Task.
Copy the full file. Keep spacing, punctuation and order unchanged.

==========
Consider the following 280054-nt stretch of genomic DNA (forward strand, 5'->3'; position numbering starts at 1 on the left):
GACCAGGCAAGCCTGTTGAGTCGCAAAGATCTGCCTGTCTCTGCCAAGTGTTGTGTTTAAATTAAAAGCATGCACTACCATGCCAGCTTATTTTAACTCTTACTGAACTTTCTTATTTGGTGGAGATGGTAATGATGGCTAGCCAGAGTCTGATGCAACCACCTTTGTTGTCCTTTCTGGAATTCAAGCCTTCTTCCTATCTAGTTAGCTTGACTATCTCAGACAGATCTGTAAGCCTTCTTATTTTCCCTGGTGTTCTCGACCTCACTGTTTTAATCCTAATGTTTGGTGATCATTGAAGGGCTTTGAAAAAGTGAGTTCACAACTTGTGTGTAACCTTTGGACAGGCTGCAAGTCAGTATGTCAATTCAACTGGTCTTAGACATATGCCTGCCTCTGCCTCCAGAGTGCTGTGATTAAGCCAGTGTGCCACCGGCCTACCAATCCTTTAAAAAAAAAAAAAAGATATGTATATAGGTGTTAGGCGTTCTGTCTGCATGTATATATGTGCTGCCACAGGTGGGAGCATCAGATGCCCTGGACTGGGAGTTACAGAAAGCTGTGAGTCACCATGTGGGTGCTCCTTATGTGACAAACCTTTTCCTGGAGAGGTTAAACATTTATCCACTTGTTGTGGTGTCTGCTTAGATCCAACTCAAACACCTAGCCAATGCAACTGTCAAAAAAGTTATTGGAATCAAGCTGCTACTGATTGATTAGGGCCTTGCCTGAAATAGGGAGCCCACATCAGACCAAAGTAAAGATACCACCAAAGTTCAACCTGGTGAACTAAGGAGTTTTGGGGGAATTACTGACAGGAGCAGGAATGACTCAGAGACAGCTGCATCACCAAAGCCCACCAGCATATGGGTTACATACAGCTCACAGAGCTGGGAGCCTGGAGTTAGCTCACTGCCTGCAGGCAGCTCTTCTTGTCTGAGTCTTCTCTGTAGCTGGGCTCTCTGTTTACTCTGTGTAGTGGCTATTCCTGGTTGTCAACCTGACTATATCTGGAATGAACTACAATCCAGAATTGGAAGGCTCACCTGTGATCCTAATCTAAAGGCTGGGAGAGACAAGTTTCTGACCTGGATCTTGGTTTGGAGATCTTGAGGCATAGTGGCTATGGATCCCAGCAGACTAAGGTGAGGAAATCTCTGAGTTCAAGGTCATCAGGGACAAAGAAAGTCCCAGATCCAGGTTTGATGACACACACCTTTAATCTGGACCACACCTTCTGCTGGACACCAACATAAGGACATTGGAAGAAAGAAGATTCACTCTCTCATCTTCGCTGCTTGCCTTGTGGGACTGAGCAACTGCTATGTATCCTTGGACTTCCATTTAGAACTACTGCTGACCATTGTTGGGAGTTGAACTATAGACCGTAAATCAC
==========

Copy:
Consider the following 280054-nt stretch of genomic DNA (forward strand, 5'->3'; position numbering starts at 1 on the left):
GACCAGGCAAGCCTGTTGAGTCGCAAAGATCTGCCTGTCTCTGCCAAGTGTTGTGTTTAAATTAAAAGCATGCACTACCATGCCAGCTTATTTTAACTCTTACTGAACTTTCTTATTTGGTGGAGATGGTAATGATGGCTAGCCAGAGTCTGATGCAACCACCTTTGTTGTCCTTTCTGGAATTCAAGCCTTCTTCCTATCTAGTTAGCTTGACTATCTCAGACAGATCTGTAAGCCTTCTTATTTTCCCTGGTGTTCTCGACCTCACTGTTTTAATCCTAATGTTTGGTGATCATTGAAGGGCTTTGAAAAAGTGAGTTCACAACTTGTGTGTAACCTTTGGACAGGCTGCAAGTCAGTATGTCAATTCAACTGGTCTTAGACATATGCCTGCCTCTGCCTCCAGAGTGCTGTGATTAAGCCAGTGTGCCACCGGCCTACCAATCCTTTAAAAAAAAAAAAAAGATATGTATATAGGTGTTAGGCGTTCTGTCTGCATGTATATATGTGCTGCCACAGGTGGGAGCATCAGATGCCCTGGACTGGGAGTTACAGAAAGCTGTGAGTCACCATGTGGGTGCTCCTTATGTGACAAACCTTTTCCTGGAGAGGTTAAACATTTATCCACTTGTTGTGGTGTCTGCTTAGATCCAACTCAAACACCTAGCCAATGCAACTGTCAAAAAAGTTATTGGAATCAAGCTGCTACTGATTGATTAGGGCCTTGCCTGAAATAGGGAGCCCACATCAGACCAAAGTAAAGATACCACCAAAGTTCAACCTGGTGAACTAAGGAGTTTTGGGGGAATTACTGACAGGAGCAGGAATGACTCAGAGACAGCTGCATCACCAAAGCCCACCAGCATATGGGTTACATACAGCTCACAGAGCTGGGAGCCTGGAGTTAGCTCACTGCCTGCAGGCAGCTCTTCTTGTCTGAGTCTTCTCTGTAGCTGGGCTCTCTGTTTACTCTGTGTAGTGGCTATTCCTGGTTGTCAACCTGACTATATCTGGAATGAACTACAATCCAGAATTGGAAGGCTCACCTGTGATCCTAATCTAAAGGCTGGGAGAGACAAGTTTCTGACCTGGATCTTGGTTTGGAGATCTTGAGGCATAGTGGCTATGGATCCCAGCAGACTAAGGTGAGGAAATCTCTGAGTTCAAGGTCATCAGGGACAAAGAAAGTCCCAGATCCAGGTTTGATGACACACACCTTTAATCTGGACCACACCTTCTGCTGGACACCAACATAAGGACATTGGAAGAAAGAAGATTCACTCTCTCATCTTCGCTGCTTGCCTTGTGGGACTGAGCAACTGCTATGTATCCTTGGACTTCCATTTAGAACTACTGCTGACCATTGTTGGGAGTTGAACTATAGACCGTAAATCAC